Fluoride compounds are salts that form when the element, fluorine, combines with minerals in soil or rocks. According to the U.S. Environmental Protection Agency (EPA), some fluoride compounds, such as sodium fluoride and fluorosilicates, dissolve easily into groundwater as it moves through gaps and pore spaces between rocks. Most water supplies contain some naturally occurring fluoride. Many communities add fluoride to their drinking water to promote dental health.
Fluoridation of the public water supply in the City of Vancouver’s water systems dates back to a City Council ordinance, adopted into code in late 1961. A citizens’ referendum vote in early 1962 supported that Council decision. In 2011, the Washington Supreme Court held that city council decisions on fluoridation are an administrative decision, and not subject to local referendum or initiative.
Since 1961, Vancouver’s water has been fluoridated in compliance with Vancouver Municipal Code, and all EPA and Department of Health guidelines.
EPA sets levels of protection based on the best available science to prevent potential health problems. The Safe Drinking Water Act requires EPA to periodically review the national primary drinking water regulations and revise them, if appropriate. States may set more stringent drinking water regulations for fluoride than EPA. The current enforceable EPA drinking water standard for fluoride is 4.0 mg/L, the maximum amount allowed in water from public water systems. (Note: 4.0 mg/L = 4 milligrams per Liter (mg/L) or 4 parts per million (ppm).) That is now under EPA review, and the most current guideline from the U.S. Department of Health and Human Services (HHS) is 0.7 milligrams per liter.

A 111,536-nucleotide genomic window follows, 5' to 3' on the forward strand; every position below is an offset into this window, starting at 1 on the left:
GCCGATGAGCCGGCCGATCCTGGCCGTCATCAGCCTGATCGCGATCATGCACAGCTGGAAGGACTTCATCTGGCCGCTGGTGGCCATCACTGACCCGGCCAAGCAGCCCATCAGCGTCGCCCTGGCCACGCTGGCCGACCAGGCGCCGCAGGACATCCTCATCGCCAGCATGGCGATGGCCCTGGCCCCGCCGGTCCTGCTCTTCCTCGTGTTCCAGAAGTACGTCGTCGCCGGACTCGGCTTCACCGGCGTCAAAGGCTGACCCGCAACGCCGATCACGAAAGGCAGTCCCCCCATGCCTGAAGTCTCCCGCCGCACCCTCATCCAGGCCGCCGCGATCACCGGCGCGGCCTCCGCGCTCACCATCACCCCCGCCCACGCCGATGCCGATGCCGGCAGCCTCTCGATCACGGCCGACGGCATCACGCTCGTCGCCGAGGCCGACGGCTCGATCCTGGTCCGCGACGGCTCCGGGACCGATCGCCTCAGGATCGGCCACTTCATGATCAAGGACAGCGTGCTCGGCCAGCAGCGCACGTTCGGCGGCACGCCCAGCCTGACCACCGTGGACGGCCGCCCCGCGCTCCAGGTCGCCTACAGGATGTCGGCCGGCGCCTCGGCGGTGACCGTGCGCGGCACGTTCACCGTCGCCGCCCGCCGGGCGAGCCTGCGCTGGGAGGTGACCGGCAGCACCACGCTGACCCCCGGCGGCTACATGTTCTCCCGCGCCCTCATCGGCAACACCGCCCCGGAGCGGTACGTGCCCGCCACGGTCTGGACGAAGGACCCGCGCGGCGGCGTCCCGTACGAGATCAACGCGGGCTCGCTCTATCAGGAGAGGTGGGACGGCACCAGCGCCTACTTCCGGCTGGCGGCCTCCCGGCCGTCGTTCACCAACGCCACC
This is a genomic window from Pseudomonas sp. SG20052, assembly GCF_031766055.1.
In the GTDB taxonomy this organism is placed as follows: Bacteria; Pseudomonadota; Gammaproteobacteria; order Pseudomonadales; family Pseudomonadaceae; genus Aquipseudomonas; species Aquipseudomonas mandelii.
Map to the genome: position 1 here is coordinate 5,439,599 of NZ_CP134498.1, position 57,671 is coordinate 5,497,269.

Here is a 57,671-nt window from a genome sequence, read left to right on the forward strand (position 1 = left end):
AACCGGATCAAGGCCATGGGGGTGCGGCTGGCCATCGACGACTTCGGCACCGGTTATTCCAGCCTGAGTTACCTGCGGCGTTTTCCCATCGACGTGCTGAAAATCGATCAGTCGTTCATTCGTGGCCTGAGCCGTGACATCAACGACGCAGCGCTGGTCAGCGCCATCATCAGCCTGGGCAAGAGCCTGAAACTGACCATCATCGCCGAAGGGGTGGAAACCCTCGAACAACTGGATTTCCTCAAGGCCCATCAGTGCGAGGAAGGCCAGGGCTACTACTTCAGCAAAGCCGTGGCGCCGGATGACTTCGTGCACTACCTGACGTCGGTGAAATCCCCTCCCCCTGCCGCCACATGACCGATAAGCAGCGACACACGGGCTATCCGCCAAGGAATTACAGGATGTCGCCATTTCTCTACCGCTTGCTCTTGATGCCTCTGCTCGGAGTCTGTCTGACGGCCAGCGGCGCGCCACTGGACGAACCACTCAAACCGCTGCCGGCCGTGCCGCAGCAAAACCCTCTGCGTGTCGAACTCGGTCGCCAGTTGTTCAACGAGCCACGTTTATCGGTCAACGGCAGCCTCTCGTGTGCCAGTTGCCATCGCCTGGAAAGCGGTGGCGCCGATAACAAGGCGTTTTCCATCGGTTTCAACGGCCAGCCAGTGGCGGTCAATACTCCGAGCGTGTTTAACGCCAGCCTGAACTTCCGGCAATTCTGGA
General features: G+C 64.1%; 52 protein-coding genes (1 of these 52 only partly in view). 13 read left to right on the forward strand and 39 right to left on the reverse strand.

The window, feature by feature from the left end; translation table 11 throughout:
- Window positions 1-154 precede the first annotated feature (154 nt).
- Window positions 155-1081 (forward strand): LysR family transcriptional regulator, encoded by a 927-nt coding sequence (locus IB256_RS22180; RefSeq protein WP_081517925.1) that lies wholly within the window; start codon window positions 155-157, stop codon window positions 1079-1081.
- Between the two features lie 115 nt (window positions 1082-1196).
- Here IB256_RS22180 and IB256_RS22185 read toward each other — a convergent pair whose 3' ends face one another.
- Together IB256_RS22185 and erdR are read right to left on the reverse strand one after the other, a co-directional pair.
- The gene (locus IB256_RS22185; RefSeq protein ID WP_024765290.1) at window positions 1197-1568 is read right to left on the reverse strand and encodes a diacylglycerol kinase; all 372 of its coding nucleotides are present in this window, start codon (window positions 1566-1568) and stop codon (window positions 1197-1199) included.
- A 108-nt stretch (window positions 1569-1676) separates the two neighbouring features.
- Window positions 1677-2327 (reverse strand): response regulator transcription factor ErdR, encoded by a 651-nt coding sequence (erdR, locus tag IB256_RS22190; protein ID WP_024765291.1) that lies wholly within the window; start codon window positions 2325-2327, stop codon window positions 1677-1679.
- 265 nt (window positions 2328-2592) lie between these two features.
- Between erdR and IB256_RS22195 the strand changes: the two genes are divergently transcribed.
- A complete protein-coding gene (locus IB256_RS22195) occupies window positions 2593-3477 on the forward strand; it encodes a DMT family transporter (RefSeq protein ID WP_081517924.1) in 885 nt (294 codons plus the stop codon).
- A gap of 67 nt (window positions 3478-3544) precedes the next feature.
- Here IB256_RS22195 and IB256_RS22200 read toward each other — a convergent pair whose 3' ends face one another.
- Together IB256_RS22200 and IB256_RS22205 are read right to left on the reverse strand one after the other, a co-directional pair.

In 2013, Vancouver’s water was fluoridated using sodium fluoride to 0.7-0.8 milligrams per liter, in keeping with EPA, HHS guidelines, Vancouver Municipal Code and local Public Health Department concerns about the need to help reduce dental disease. Information about fluoride in the water can be found in Vancouver’s annual Water Quality Report, which is annually sent to each address in the Utility’s water service area and posted on the city’s website at www.cityofvancouver.us/water as required by federal law.
For more information on fluoride in drinking water, we encourage you to visit the EPA website for information about fluoride. Additional information can be found on the websites for the Washington State Department of Health and the U.S. Department of Health and Human Services Centers for Disease Control and Prevention (CDC). Information about fluoride and dental health, along with resource links, can be found on the Clark County Public Health website.